- Adhere to word limits and use them as a guide to how much a recruiter expects you to write.
- Read the question and make bullet points listing what it is asking. Check with someone you trust that they agree with your interpretation of the question. Identify which of your achievements evidence the themes you are incorporating into your answer.
- Every claim should be demonstrable; otherwise they are just meaningless words on paper, all of which will have been repeated in hundreds of other applications.
- Recruiters want to understand how you tick as an individual, so make your answers authentic and allow them to tell the real story of you. One in 24, remember?
- Wordiness = woodenness. Let your answers flow by introducing a concept (beginning), developing it (middle) and underscoring its relevance (end). Persuasion should be your goal, not using the words that you think firms want to read.
Step 4: create a persuasive covering letter
Ideally, if a firm asks for a covering letter, it will indicate how long it should be: 600 words, or a page to a page and a half, is probably about right. Don’t waste too much time stating why you are writing. If you wish to open your letter that way, why not go straight into why you want to train with this particular firm? For example:
"I wish to be considered for a training contract at Smartie & Co, having first become aware of the firm at a careers day at the University of XXX, when I spoke with two of its trainees. Our discussion about their experiences at the firm led me to find out more about Smartie & Co’s insurance and reinsurance practice, which is an area I have now become interested in exploring further.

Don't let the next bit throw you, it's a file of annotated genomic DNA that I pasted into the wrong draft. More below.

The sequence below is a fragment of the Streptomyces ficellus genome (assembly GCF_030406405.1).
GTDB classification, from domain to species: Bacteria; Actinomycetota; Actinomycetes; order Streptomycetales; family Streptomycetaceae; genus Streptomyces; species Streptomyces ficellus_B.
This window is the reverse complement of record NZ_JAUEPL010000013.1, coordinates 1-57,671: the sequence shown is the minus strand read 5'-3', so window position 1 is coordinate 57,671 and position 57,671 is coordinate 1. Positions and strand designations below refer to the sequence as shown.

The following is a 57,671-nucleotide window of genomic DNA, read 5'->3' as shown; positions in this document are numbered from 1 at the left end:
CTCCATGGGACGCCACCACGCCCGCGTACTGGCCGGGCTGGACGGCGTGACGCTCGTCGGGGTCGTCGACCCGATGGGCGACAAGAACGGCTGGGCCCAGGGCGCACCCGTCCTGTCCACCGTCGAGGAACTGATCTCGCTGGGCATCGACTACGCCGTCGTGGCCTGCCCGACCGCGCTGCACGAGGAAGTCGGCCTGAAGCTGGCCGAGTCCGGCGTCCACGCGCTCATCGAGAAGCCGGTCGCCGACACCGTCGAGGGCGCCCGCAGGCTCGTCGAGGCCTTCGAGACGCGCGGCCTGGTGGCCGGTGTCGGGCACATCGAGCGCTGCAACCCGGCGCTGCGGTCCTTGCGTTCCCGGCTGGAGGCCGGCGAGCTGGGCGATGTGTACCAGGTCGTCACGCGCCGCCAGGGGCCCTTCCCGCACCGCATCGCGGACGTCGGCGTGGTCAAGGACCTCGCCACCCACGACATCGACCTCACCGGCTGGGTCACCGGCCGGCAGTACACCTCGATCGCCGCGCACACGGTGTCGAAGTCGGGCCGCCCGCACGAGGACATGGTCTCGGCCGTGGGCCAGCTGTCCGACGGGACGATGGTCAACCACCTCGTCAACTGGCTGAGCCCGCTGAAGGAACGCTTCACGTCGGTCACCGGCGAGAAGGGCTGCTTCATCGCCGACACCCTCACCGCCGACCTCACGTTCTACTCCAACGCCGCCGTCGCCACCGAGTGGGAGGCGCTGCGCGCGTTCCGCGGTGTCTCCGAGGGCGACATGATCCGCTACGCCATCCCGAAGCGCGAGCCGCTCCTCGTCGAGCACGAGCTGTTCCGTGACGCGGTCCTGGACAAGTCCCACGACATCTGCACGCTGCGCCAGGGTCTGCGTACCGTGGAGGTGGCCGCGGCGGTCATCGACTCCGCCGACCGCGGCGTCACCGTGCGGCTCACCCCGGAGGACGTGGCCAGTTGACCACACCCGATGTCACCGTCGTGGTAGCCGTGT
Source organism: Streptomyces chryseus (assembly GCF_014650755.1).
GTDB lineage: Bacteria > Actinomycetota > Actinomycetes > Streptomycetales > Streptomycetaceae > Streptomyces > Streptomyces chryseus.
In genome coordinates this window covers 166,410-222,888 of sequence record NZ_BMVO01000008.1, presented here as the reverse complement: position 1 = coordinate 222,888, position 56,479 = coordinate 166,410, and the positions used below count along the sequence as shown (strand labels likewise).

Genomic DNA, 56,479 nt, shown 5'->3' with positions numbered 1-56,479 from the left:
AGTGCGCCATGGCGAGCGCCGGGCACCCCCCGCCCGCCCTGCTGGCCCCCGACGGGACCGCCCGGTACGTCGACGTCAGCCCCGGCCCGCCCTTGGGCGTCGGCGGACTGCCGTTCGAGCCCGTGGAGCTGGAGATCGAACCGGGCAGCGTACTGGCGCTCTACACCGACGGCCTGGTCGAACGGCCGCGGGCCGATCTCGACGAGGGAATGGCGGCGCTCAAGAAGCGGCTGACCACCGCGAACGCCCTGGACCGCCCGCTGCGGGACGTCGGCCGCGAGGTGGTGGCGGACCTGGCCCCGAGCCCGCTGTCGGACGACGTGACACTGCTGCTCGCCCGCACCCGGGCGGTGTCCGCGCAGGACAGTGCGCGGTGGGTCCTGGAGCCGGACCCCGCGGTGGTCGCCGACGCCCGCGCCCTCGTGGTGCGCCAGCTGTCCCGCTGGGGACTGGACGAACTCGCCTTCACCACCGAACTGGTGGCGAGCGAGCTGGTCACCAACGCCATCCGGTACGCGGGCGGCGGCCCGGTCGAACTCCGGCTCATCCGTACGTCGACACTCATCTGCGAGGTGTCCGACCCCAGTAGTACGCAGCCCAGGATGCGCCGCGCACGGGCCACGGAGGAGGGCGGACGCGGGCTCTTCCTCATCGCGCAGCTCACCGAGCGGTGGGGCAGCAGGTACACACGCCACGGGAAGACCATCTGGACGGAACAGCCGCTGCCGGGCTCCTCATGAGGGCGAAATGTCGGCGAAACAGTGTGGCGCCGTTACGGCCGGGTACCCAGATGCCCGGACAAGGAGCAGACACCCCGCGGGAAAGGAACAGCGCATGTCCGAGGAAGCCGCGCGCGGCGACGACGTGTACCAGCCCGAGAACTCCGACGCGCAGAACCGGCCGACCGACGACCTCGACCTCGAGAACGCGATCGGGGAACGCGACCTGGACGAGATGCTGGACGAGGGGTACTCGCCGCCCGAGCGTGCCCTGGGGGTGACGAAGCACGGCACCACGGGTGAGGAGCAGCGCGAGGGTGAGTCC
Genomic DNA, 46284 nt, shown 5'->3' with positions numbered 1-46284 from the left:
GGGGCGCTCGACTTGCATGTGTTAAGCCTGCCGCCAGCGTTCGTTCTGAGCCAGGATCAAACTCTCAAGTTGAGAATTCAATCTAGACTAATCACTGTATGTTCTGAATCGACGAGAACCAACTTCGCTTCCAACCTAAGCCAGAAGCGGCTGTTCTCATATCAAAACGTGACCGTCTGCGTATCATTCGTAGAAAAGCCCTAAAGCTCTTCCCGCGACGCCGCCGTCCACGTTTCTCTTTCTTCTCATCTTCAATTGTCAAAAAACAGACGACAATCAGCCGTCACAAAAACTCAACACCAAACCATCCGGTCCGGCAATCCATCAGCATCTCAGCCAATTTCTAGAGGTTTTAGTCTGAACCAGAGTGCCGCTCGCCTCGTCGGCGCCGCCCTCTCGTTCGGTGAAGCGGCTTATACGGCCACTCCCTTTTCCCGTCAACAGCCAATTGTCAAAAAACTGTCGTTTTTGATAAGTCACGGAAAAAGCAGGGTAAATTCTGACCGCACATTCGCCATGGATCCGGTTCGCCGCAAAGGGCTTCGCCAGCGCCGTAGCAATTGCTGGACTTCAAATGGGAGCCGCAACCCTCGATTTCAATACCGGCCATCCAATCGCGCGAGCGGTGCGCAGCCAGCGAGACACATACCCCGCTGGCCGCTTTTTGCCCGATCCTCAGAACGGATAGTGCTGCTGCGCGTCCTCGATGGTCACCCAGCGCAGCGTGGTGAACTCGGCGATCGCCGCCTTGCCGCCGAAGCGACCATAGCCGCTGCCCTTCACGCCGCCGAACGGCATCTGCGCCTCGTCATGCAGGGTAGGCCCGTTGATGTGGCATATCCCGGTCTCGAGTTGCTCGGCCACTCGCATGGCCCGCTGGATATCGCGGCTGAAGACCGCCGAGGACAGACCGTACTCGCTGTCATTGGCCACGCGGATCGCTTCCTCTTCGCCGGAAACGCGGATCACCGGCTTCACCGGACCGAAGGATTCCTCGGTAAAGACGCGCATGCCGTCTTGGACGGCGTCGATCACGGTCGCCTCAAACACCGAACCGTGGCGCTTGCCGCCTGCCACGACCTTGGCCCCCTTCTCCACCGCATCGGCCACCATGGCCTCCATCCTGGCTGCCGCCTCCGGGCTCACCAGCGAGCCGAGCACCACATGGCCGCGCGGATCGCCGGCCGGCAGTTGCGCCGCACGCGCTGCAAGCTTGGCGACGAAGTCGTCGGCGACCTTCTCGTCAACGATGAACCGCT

"I am aware that the firm has a number of clients in the insurance sector and is still working on residual claims arising from Hurricane Katrina. I was visiting with family in the southern states of America at the time of this disaster and gained a degree of insight into the consequences of such a large-scale and disruptive event. I am aware that litigation in cases such as this can be particularly complex, given the large number of parties and high stakes involved, and I believe that my attached application demonstrates that I have an aptitude for complex analysis and long-term projects. In particular, I would draw your attention to…"
As well as delivering some factual information, the above paragraphs introduce a person who:
- is committed to finding out about their career;
- possesses networking skills;
- has researched the firm;
- understands something about one of its key business areas and shows interest;
- thinks about things from the client’s perspective;
- is realistic about commercial law in practice;
- writes fluidly, can pack many messages into few words and is not too informal; and